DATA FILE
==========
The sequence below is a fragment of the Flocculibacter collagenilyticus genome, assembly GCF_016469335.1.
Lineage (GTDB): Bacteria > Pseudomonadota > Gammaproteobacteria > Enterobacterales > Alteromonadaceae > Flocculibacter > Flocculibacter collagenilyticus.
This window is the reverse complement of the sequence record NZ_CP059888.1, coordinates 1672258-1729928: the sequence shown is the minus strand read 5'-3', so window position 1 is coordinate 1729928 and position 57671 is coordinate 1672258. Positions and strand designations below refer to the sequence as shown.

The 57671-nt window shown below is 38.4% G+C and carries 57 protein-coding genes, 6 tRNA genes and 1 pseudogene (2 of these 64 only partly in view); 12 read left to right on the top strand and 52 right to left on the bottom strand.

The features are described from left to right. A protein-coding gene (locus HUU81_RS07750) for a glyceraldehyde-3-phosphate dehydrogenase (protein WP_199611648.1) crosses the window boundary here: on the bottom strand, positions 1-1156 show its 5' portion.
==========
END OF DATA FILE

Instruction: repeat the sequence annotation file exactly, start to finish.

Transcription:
The sequence below is a fragment of the Flocculibacter collagenilyticus genome, assembly GCF_016469335.1.
Lineage (GTDB): Bacteria > Pseudomonadota > Gammaproteobacteria > Enterobacterales > Alteromonadaceae > Flocculibacter > Flocculibacter collagenilyticus.
This window is the reverse complement of the sequence record NZ_CP059888.1, coordinates 1672258-1729928: the sequence shown is the minus strand read 5'-3', so window position 1 is coordinate 1729928 and position 57671 is coordinate 1672258. Positions and strand designations below refer to the sequence as shown.

The 57671-nt window shown below is 38.4% G+C and carries 57 protein-coding genes, 6 tRNA genes and 1 pseudogene (2 of these 64 only partly in view); 12 read left to right on the top strand and 52 right to left on the bottom strand.

The features are described from left to right. A protein-coding gene (locus HUU81_RS07750) for a glyceraldehyde-3-phosphate dehydrogenase (protein WP_199611648.1) crosses the window boundary here: on the bottom strand, positions 1-1156 show its 5' portion.